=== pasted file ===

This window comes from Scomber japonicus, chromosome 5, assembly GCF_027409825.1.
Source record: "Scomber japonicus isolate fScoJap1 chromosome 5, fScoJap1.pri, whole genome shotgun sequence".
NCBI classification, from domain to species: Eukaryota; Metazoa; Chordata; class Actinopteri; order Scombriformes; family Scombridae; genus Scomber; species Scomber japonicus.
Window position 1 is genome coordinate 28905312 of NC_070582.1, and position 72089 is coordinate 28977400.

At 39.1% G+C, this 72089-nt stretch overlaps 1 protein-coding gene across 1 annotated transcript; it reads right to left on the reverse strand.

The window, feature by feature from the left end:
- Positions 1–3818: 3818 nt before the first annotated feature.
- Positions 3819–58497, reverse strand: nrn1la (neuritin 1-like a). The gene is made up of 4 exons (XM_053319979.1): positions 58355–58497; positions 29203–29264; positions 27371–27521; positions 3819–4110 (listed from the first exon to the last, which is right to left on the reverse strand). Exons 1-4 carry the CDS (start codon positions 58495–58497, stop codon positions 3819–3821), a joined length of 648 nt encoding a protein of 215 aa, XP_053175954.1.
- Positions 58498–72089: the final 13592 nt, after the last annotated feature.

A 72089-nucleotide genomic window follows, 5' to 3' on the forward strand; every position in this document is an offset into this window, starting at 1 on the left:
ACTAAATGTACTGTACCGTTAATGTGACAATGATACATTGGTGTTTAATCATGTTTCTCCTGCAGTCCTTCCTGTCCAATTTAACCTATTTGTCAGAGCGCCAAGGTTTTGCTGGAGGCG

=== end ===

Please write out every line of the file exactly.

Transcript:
This window comes from Scomber japonicus, chromosome 5, assembly GCF_027409825.1.
Source record: "Scomber japonicus isolate fScoJap1 chromosome 5, fScoJap1.pri, whole genome shotgun sequence".
NCBI classification, from domain to species: Eukaryota; Metazoa; Chordata; class Actinopteri; order Scombriformes; family Scombridae; genus Scomber; species Scomber japonicus.
Window position 1 is genome coordinate 28905312 of NC_070582.1, and position 72089 is coordinate 28977400.

At 39.1% G+C, this 72089-nt stretch overlaps 1 protein-coding gene across 1 annotated transcript; it reads right to left on the reverse strand.

The window, feature by feature from the left end:
- Positions 1–3818: 3818 nt before the first annotated feature.
- Positions 3819–58497, reverse strand: nrn1la (neuritin 1-like a). The gene is made up of 4 exons (XM_053319979.1): positions 58355–58497; positions 29203–29264; positions 27371–27521; positions 3819–4110 (listed from the first exon to the last, which is right to left on the reverse strand). Exons 1-4 carry the CDS (start codon positions 58495–58497, stop codon positions 3819–3821), a joined length of 648 nt encoding a protein of 215 aa, XP_053175954.1.
- Positions 58498–72089: the final 13592 nt, after the last annotated feature.

A 72089-nucleotide genomic window follows, 5' to 3' on the forward strand; every position in this document is an offset into this window, starting at 1 on the left:
ACTAAATGTACTGTACCGTTAATGTGACAATGATACATTGGTGTTTAATCATGTTTCTCCTGCAGTCCTTCCTGTCCAATTTAACCTATTTGTCAGAGCGCCAAGGTTTTGCTGGAGGCG